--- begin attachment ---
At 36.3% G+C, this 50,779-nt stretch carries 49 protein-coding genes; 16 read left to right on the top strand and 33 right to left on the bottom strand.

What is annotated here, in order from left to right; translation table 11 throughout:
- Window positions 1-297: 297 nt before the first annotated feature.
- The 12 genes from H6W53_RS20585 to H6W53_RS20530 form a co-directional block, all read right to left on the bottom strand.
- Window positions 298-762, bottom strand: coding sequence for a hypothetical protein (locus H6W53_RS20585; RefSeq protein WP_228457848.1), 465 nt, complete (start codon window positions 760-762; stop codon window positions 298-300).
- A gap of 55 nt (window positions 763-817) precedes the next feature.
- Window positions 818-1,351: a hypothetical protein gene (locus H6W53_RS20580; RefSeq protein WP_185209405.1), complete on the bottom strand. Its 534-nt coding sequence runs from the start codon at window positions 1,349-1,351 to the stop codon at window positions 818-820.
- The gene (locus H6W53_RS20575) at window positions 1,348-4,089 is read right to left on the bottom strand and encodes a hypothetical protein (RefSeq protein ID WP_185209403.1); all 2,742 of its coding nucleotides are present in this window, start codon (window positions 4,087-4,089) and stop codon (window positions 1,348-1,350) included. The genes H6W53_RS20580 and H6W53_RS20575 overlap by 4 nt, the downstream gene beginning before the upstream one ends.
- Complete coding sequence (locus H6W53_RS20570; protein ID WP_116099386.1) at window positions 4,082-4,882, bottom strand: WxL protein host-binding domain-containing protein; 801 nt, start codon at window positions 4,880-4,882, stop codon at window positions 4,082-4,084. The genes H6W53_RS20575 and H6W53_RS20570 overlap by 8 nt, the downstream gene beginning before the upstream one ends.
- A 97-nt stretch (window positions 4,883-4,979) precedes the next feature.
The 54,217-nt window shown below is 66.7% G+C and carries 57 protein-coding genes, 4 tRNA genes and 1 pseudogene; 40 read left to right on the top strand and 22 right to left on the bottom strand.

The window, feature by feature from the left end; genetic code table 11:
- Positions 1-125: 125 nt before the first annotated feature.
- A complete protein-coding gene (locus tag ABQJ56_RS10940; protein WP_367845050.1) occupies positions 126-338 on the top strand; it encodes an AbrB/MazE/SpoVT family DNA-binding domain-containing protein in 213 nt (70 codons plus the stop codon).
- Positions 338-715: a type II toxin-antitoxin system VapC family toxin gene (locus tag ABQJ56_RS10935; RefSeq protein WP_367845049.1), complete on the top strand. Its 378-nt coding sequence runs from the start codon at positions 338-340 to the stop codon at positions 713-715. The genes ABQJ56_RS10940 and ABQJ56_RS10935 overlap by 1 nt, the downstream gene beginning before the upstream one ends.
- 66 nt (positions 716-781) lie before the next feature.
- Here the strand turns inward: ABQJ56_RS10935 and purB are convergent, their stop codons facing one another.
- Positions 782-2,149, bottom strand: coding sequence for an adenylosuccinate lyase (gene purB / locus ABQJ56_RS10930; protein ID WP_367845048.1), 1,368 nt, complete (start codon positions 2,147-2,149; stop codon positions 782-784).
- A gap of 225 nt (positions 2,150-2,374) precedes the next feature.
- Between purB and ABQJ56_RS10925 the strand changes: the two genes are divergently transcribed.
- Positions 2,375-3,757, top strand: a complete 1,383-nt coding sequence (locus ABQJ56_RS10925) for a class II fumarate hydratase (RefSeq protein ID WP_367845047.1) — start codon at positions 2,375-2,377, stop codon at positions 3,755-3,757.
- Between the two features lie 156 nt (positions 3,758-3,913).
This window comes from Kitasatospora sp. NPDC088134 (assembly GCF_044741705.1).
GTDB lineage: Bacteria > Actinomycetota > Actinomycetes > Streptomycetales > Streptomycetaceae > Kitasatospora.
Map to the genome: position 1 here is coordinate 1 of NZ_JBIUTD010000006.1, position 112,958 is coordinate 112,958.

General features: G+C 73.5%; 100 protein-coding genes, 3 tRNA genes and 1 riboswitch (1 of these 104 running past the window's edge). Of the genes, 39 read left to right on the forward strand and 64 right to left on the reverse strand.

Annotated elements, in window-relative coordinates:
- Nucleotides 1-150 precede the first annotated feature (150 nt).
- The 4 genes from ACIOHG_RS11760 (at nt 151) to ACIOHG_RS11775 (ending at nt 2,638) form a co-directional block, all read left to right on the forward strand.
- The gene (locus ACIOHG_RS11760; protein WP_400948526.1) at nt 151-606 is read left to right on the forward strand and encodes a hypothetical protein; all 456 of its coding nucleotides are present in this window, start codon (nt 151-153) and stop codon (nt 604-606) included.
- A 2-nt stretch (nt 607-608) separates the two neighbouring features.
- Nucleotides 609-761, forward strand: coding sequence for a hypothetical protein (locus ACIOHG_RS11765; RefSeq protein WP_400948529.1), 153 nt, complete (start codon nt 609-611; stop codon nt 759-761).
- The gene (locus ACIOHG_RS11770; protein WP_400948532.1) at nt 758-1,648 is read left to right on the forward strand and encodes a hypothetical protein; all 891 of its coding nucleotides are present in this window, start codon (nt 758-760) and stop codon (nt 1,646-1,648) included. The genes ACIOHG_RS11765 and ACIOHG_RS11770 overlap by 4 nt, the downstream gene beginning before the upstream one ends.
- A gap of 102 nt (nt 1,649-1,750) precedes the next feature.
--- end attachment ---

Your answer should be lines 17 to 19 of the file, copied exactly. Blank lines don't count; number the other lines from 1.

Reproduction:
- Here the strand turns inward: ABQJ56_RS10935 and purB are convergent, their stop codons facing one another.
- Positions 782-2,149, bottom strand: coding sequence for an adenylosuccinate lyase (gene purB / locus ABQJ56_RS10930; protein ID WP_367845048.1), 1,368 nt, complete (start codon positions 2,147-2,149; stop codon positions 782-784).
- A gap of 225 nt (positions 2,150-2,374) precedes the next feature.